Wednesday, June 8, 2011

Lessons learned from my first triathlon

First of all, a quick disclaimer: This post is going to mostly be about what I could have done differently. That doesn't mean I regret a single thing about my first race. It was a fantastic day and an amazing experience. The fantabulousness of it also doesn't mean I can't learn from it. Hence, this post.

1. There is a reason most training plans include brick workouts. (For non-tri people, this is when you do a bike followed immediately by a run.)

Now, granted, I am following an Oly training plan because my "a" race isn't coming up until September, and technically, I didn't have any bricks in this part of my plan. Having said that, I knew I should have done at least one and I didn't.

The results for me weren't overly negative and I didn't suffer coming off the bike. BUT, I could have pushed harder on the bike and I held back because I didn't know how much I could push. Having done a couple bricks would have helped me recognize that better.

2. I need to practice my transitions.

Little things in the preparation like opening up my bike shoes beforehand. Getting my socks on quickly, etc. It also would be a good idea to do a practice run at the actual triathlon. Run into transition from the swim entrance, go towards the bike, etc. Finding my spot quickly and going the right way after would have saved me at least 1-2 minutes in this particular tri (seriously, maybe even more). I probably could have cut a bit more time off by being faster at the actual steps.

3. It's nice to have a garmin, but don't be too attached to it.

It didn't even make it into my race report, but I totally flubbed up my garmin use. I left it in run mode beforehand, so on the bike, it was giving me my pace rather then speed, and wasn't showing cadence at all. I also forgot to actually start it when I left transition, so it didn't get started until a km or so in.

Having said that, it was really freeing not to look at it too much! Because I'd flubbed it up, I only paid attention to it to give me a general idea of how I was doing. On the run, I wasn't constantly checking my pace or distance, just an occasional glance to see where I was.

4. Have fun!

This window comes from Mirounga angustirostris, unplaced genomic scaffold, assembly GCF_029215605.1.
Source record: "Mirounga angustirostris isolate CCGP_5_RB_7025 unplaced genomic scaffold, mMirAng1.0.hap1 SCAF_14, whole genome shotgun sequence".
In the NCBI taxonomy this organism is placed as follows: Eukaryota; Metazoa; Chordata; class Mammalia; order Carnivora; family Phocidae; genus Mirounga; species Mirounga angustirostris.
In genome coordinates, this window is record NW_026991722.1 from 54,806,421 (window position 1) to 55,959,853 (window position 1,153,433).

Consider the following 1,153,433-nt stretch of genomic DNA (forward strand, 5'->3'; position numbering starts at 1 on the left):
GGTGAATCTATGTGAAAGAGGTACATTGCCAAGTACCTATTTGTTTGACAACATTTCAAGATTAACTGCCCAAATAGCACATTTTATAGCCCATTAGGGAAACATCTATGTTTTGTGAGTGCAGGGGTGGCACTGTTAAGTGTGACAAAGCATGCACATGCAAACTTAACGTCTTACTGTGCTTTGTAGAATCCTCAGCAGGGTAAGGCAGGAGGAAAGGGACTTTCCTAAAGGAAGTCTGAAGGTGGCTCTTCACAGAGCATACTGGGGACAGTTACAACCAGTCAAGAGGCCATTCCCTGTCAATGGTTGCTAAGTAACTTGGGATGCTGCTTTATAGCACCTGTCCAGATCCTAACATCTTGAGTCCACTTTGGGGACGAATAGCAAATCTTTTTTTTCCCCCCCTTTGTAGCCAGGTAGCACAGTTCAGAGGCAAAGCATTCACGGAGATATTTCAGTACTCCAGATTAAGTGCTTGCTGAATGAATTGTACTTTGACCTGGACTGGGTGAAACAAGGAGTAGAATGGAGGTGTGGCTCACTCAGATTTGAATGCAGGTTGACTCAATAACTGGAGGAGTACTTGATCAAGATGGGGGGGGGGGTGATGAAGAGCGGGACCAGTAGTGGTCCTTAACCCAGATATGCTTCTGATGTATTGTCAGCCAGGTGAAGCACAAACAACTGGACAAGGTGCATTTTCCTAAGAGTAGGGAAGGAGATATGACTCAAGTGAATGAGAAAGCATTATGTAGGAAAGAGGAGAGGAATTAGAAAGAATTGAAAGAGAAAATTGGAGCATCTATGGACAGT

Sometimes it's hard. Both with racing and training. Most races though, should make you feel great about yourself. Why else do you do it? Take some time to remember that while you're going. Now, I'm not saying you should actually stop to contemplate it, but while you're running or pedaling, take a moment to think "yes, I'm racing! I'm doing it!"

5. Make sure your camera is working.

Now, unfortunately, sometimes you have no warning ahead of time, but it was very disappointing to find out that a majority of pictures from both mine and my son's first triathlon may be gone. That's considering I am not even overly attached to pictures in general. Do everything you can to get good pictures, and if there's pro photographers present, remember to smile while passing them!

What lessons have you learned from your races?


  1. It's great to reflect after races. Sounds like you have some good ideas about how to make your next race even better. I would have been really disappointed about the pics too. I was really lucky to have Jim at my first 3 tris. He was totally my own personal photographer. I was even able to give some of my friends pics as he tried to get them too.

  2. Great post!

    I used my Garmin in a tri for the 1st time last year and have decided this year I will only use it on the bike. I will wear a regular stop watch for the entire race just to get an idea of my time.
    It takes too much time to switch from mode to mode (unless you have a tri Garmin?). I had set up a virtual partner pace for the run but it got completely messed up on the bike (obviously I bike faster than I run!) so it was useless for the run(it said I was way ahead of my VP!).